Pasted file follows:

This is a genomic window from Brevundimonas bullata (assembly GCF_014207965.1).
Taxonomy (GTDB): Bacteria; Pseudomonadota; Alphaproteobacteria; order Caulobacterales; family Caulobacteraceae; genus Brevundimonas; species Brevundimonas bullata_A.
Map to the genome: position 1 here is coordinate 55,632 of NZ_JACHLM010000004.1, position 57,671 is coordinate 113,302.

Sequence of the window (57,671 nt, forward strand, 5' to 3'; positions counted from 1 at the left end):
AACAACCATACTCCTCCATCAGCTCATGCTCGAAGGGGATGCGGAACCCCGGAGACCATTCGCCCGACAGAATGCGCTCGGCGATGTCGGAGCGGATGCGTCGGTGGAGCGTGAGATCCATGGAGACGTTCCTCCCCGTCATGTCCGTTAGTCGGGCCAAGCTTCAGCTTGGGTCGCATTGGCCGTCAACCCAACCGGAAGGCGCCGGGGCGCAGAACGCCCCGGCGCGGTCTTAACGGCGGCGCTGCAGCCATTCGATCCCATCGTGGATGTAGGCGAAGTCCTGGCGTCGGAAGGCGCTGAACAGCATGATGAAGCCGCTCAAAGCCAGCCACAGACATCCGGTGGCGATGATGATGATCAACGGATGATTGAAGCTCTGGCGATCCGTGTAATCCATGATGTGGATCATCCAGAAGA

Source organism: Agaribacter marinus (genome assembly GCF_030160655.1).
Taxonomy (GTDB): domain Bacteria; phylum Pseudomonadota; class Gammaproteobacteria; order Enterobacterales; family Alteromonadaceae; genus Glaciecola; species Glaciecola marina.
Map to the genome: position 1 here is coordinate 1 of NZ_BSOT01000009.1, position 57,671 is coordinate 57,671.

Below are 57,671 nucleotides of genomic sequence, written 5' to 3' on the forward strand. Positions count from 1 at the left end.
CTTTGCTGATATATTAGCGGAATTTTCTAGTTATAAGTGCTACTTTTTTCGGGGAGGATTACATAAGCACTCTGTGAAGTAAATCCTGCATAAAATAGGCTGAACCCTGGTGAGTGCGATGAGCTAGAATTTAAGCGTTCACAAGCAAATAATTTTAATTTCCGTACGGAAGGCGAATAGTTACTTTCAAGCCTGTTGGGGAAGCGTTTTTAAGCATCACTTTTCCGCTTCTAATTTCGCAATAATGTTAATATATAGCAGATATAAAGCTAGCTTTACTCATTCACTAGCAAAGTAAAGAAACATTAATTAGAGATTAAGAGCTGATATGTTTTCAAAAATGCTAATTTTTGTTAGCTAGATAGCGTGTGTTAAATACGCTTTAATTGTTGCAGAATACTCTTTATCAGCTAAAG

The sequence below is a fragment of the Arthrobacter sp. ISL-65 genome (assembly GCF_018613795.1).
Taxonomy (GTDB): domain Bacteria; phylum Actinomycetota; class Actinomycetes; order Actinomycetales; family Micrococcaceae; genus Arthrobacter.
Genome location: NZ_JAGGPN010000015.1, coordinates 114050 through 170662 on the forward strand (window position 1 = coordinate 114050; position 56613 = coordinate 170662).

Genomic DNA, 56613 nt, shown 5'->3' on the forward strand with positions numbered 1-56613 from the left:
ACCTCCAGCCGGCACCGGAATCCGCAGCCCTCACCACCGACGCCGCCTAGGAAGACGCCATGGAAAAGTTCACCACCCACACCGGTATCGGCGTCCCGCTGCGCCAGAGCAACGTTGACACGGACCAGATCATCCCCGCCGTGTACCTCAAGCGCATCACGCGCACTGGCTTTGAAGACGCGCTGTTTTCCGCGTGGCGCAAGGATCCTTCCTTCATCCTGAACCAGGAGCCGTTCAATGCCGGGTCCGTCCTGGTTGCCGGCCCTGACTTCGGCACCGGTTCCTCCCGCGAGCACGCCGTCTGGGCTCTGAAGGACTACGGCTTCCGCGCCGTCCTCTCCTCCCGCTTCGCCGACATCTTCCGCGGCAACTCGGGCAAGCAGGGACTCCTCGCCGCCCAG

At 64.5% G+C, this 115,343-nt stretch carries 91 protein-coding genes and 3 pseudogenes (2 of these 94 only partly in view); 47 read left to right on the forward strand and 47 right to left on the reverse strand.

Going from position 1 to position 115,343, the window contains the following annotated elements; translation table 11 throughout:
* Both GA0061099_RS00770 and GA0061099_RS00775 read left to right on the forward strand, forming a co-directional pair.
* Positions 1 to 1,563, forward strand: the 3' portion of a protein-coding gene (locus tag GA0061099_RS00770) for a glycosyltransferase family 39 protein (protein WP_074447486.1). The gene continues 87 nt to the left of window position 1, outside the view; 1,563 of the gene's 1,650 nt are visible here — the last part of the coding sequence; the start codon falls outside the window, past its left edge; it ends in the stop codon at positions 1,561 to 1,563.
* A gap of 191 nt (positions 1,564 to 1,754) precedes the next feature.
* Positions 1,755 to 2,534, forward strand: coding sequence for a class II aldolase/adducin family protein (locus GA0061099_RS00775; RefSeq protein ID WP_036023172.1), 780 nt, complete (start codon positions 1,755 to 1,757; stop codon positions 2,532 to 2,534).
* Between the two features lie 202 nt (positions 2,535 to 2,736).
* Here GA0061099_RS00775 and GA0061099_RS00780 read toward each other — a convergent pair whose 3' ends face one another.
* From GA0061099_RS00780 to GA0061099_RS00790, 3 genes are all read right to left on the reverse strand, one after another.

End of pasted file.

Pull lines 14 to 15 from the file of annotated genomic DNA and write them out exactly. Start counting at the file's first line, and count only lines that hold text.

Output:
Genomic DNA, 56613 nt, shown 5'->3' on the forward strand with positions numbered 1-56613 from the left:
ACCTCCAGCCGGCACCGGAATCCGCAGCCCTCACCACCGACGCCGCCTAGGAAGACGCCATGGAAAAGTTCACCACCCACACCGGTATCGGCGTCCCGCTGCGCCAGAGCAACGTTGACACGGACCAGATCATCCCCGCCGTGTACCTCAAGCGCATCACGCGCACTGGCTTTGAAGACGCGCTGTTTTCCGCGTGGCGCAAGGATCCTTCCTTCATCCTGAACCAGGAGCCGTTCAATGCCGGGTCCGTCCTGGTTGCCGGCCCTGACTTCGGCACCGGTTCCTCCCGCGAGCACGCCGTCTGGGCTCTGAAGGACTACGGCTTCCGCGCCGTCCTCTCCTCCCGCTTCGCCGACATCTTCCGCGGCAACTCGGGCAAGCAGGGACTCCTCGCCGCCCAG